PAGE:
4) Theaters have stage lighting. You should learn to use it. For your performers, it's frustrating to act or sing in the dark. Lighting the back of the stage or the back of someone's head is great, but it would be nice to see their faces, too!! Ms. Raab, your singers are all singing in the dark. It's boring. It's ugly. It flatters no one, serves no dramatic purpose and your audience hates you, because we can't see your singer's expressions.

5) If your set changes are getting laughs, something's wrong. Dropping 5,000 pounds of leaves onto the set may have seemed like a good idea in the cantine, late one night after way too many post-rehearsal beers, but when it happens during the show, it simply looks like Godzilla had too much roughage in his diet and has an unfortunate bowel moment, all over the Comic Opera's stage. You might want to re-think that one.

6) Opera is a singer's medium. Let me repeat, opera is a singer's medium. The audience comes to hear the singers sing, accompanied by an orchestra. To that end, when Violetta is singing "Sempre libera," you don't run a giant projection of "Camille" with Robert Taylor and Greta Garbo, and totally upstage your leading lady while she is singing one of the most difficult arias in the soprano repertoire. You see, in that moment Ms. Raab, it's about Violetta's feelings-- not about you -- trying to show us that you know the "Camille" is the same basic story as "La Traviata." We don't care that it's the same story. It's irrelevant at that moment, and disrespectful to your hard-working soprano. When your Alfredo is singing "Dei miei bollenti spiriti", there is no need to distract the audience by having someone clean the windows behind him. It's a declaration of love, get it?? It's not about clean windows. Because you don't trust either the music, the lyrics or your singers, you continually try to distract your audience from the very thing they are coming to do-- hear the singers sing their hearts out. The audience knows its job. You should learn yours.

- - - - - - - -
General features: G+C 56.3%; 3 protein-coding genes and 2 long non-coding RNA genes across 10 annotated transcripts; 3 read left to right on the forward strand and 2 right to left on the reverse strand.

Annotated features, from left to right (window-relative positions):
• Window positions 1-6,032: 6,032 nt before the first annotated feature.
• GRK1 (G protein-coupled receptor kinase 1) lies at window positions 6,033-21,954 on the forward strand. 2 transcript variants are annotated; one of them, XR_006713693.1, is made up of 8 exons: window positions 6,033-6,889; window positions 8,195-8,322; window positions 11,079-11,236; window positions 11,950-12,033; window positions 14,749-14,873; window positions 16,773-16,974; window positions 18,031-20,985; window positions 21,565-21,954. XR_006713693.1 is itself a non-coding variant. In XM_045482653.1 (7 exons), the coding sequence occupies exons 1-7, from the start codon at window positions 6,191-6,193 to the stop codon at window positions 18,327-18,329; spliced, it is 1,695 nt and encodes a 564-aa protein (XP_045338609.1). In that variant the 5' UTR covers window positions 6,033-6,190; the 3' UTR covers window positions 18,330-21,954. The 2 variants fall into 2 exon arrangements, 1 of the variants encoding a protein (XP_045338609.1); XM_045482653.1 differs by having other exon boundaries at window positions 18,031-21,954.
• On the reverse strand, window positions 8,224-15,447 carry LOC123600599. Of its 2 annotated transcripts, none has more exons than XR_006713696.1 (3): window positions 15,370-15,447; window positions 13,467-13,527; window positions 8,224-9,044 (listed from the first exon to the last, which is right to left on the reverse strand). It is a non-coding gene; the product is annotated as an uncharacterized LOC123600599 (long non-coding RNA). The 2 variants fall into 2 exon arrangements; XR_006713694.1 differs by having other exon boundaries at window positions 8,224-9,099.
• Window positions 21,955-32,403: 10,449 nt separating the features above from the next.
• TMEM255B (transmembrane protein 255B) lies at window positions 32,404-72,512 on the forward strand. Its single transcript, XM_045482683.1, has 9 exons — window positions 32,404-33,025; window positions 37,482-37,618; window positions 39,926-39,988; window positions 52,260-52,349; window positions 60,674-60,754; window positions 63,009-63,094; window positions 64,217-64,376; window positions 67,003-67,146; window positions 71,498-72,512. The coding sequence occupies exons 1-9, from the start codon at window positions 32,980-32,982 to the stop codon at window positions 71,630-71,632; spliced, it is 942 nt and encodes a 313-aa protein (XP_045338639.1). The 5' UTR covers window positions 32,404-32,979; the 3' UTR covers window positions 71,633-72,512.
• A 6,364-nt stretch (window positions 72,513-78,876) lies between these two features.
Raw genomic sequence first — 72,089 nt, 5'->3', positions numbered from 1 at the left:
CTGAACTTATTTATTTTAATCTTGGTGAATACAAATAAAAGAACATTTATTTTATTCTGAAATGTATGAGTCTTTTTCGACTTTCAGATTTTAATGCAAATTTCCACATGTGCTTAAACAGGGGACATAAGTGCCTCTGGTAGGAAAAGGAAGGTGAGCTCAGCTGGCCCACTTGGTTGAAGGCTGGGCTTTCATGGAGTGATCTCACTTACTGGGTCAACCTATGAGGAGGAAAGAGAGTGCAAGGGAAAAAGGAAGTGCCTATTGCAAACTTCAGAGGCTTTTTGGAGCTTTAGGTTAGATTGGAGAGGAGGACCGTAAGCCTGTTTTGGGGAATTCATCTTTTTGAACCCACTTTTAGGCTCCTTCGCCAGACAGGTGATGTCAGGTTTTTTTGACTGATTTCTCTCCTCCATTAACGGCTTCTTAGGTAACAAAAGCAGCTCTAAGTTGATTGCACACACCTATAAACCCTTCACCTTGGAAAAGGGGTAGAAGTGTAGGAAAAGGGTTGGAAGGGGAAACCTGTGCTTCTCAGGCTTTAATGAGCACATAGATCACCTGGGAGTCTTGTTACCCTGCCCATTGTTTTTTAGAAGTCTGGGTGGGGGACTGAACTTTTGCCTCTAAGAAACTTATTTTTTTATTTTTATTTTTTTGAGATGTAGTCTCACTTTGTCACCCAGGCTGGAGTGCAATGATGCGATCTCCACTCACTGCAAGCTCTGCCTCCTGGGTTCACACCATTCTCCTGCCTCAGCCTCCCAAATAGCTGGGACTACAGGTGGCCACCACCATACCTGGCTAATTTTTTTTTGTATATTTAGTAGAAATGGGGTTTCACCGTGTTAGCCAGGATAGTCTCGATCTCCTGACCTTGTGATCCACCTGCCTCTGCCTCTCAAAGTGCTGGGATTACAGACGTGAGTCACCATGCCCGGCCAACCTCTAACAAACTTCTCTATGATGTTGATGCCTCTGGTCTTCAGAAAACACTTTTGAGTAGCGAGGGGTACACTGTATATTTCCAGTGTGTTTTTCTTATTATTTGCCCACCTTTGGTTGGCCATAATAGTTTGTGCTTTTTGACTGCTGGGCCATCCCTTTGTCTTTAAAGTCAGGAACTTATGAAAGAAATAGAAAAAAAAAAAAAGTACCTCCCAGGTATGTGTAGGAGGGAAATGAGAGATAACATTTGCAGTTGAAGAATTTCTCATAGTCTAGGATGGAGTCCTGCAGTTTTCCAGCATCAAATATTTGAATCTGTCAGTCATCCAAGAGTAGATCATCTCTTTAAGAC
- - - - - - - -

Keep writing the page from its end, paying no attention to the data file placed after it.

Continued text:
Photo credit: Iko Freese for Reproduced with permission.